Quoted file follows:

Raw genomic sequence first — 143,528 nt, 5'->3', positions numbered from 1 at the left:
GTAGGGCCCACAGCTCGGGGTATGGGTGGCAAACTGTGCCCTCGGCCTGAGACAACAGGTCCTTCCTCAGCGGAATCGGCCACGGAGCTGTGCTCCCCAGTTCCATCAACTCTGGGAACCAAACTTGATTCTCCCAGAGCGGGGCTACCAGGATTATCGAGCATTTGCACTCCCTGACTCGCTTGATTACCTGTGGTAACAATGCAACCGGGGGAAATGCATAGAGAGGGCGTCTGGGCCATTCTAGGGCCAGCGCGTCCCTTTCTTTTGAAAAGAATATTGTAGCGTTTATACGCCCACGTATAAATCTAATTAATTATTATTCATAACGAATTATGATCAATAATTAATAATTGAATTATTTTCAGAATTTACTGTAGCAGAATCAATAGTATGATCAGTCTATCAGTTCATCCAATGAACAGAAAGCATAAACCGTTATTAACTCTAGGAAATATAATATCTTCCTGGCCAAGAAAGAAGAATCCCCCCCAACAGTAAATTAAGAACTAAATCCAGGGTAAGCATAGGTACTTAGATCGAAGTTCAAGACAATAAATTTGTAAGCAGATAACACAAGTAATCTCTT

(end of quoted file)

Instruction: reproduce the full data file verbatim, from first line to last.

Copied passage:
Raw genomic sequence first — 143,528 nt, 5'->3', positions numbered from 1 at the left:
GTAGGGCCCACAGCTCGGGGTATGGGTGGCAAACTGTGCCCTCGGCCTGAGACAACAGGTCCTTCCTCAGCGGAATCGGCCACGGAGCTGTGCTCCCCAGTTCCATCAACTCTGGGAACCAAACTTGATTCTCCCAGAGCGGGGCTACCAGGATTATCGAGCATTTGCACTCCCTGACTCGCTTGATTACCTGTGGTAACAATGCAACCGGGGGAAATGCATAGAGAGGGCGTCTGGGCCATTCTAGGGCCAGCGCGTCCCTTTCTTTTGAAAAGAATATTGTAGCGTTTATACGCCCACGTATAAATCTAATTAATTATTATTCATAACGAATTATGATCAATAATTAATAATTGAATTATTTTCAGAATTTACTGTAGCAGAATCAATAGTATGATCAGTCTATCAGTTCATCCAATGAACAGAAAGCATAAACCGTTATTAACTCTAGGAAATATAATATCTTCCTGGCCAAGAAAGAAGAATCCCCCCCAACAGTAAATTAAGAACTAAATCCAGGGTAAGCATAGGTACTTAGATCGAAGTTCAAGACAATAAATTTGTAAGCAGATAACACAAGTAATCTCTT